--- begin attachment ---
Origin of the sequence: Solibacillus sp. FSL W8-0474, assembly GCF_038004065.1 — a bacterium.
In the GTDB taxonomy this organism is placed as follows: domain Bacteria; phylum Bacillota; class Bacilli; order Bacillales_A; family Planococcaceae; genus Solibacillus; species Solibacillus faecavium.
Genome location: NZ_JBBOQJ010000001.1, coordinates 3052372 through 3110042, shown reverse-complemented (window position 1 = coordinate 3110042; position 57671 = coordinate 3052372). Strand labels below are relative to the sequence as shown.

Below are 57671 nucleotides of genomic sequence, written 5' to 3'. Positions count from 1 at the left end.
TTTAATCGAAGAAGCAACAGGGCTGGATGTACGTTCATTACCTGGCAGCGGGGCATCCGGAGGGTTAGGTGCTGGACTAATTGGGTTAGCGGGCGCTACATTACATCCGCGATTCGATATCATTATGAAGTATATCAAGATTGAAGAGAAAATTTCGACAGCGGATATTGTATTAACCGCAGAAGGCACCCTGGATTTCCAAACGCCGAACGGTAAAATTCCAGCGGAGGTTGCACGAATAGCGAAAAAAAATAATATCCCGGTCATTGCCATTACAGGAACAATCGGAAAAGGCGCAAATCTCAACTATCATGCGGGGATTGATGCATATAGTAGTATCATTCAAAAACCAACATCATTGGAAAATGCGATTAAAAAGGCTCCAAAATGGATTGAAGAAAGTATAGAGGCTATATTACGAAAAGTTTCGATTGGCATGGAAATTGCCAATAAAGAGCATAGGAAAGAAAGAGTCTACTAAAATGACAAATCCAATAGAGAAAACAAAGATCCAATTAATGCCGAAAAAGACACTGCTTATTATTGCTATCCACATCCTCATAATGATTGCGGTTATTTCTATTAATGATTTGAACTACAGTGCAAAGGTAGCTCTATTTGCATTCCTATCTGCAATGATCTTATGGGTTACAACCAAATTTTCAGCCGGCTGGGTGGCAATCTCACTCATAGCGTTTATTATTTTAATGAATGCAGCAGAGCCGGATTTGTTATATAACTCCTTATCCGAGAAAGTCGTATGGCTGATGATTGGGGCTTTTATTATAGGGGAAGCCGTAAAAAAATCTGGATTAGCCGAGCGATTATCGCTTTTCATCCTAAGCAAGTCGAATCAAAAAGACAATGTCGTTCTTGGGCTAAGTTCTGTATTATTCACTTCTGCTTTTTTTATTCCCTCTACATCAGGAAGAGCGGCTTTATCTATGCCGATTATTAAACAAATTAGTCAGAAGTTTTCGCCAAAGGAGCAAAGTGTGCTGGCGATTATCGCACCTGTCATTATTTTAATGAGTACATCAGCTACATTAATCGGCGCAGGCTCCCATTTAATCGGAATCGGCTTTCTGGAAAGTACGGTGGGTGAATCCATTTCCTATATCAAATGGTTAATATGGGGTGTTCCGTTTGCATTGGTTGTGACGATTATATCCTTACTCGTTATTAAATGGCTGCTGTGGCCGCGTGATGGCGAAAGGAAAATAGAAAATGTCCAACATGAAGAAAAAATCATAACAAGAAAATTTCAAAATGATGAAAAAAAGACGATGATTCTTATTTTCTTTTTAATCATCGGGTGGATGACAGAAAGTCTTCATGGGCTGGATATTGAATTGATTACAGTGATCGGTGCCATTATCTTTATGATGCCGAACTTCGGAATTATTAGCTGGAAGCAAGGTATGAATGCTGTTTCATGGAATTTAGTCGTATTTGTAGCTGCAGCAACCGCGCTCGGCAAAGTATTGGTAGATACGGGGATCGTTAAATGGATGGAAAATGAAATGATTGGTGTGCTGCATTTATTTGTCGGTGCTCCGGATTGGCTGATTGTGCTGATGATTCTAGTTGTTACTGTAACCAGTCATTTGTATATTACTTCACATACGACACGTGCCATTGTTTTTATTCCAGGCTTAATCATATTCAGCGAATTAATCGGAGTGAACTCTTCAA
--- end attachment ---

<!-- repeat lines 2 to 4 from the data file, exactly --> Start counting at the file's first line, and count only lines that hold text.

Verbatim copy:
In the GTDB taxonomy this organism is placed as follows: domain Bacteria; phylum Bacillota; class Bacilli; order Bacillales_A; family Planococcaceae; genus Solibacillus; species Solibacillus faecavium.
Genome location: NZ_JBBOQJ010000001.1, coordinates 3052372 through 3110042, shown reverse-complemented (window position 1 = coordinate 3110042; position 57671 = coordinate 3052372). Strand labels below are relative to the sequence as shown.

Below are 57671 nucleotides of genomic sequence, written 5' to 3'. Positions count from 1 at the left end.